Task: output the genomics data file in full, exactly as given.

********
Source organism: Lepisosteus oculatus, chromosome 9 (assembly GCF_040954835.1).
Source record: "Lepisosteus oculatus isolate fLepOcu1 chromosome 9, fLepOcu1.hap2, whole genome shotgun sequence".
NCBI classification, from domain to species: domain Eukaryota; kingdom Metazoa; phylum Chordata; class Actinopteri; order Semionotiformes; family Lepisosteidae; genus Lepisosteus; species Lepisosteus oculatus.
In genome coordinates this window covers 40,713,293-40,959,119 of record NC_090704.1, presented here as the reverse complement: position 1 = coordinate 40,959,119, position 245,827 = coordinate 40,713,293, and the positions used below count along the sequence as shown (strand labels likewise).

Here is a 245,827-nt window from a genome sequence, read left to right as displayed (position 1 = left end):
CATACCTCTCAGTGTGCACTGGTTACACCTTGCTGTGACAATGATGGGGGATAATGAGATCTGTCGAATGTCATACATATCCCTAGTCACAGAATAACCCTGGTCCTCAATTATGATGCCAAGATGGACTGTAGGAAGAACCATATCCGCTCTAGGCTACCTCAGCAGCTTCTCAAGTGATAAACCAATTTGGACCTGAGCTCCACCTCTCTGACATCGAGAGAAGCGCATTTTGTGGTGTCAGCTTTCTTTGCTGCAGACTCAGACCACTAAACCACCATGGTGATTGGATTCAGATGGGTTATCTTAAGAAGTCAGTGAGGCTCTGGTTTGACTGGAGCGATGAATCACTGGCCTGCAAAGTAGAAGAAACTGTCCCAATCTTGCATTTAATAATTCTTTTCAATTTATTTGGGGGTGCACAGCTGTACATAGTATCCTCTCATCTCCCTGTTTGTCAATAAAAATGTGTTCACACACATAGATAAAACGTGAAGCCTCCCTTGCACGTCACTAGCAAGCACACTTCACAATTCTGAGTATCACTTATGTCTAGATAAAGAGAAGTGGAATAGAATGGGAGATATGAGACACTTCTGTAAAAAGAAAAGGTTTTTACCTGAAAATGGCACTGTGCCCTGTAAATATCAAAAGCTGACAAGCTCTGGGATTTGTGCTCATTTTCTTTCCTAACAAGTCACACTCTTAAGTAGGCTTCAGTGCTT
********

Source organism: Lepisosteus oculatus, chromosome 9 (assembly GCF_040954835.1).
Source record: "Lepisosteus oculatus isolate fLepOcu1 chromosome 9, fLepOcu1.hap2, whole genome shotgun sequence".
NCBI classification, from domain to species: domain Eukaryota; kingdom Metazoa; phylum Chordata; class Actinopteri; order Semionotiformes; family Lepisosteidae; genus Lepisosteus; species Lepisosteus oculatus.
In genome coordinates this window covers 40,713,293-40,959,119 of record NC_090704.1, presented here as the reverse complement: position 1 = coordinate 40,959,119, position 245,827 = coordinate 40,713,293, and the positions used below count along the sequence as shown (strand labels likewise).

Here is a 245,827-nt window from a genome sequence, read left to right as displayed (position 1 = left end):
CATACCTCTCAGTGTGCACTGGTTACACCTTGCTGTGACAATGATGGGGGATAATGAGATCTGTCGAATGTCATACATATCCCTAGTCACAGAATAACCCTGGTCCTCAATTATGATGCCAAGATGGACTGTAGGAAGAACCATATCCGCTCTAGGCTACCTCAGCAGCTTCTCAAGTGATAAACCAATTTGGACCTGAGCTCCACCTCTCTGACATCGAGAGAAGCGCATTTTGTGGTGTCAGCTTTCTTTGCTGCAGACTCAGACCACTAAACCACCATGGTGATTGGATTCAGATGGGTTATCTTAAGAAGTCAGTGAGGCTCTGGTTTGACTGGAGCGATGAATCACTGGCCTGCAAAGTAGAAGAAACTGTCCCAATCTTGCATTTAATAATTCTTTTCAATTTATTTGGGGGTGCACAGCTGTACATAGTATCCTCTCATCTCCCTGTTTGTCAATAAAAATGTGTTCACACACATAGATAAAACGTGAAGCCTCCCTTGCACGTCACTAGCAAGCACACTTCACAATTCTGAGTATCACTTATGTCTAGATAAAGAGAAGTGGAATAGAATGGGAGATATGAGACACTTCTGTAAAAAGAAAAGGTTTTTACCTGAAAATGGCACTGTGCCCTGTAAATATCAAAAGCTGACAAGCTCTGGGATTTGTGCTCATTTTCTTTCCTAACAAGTCACACTCTTAAGTAGGCTTCAGTGCTT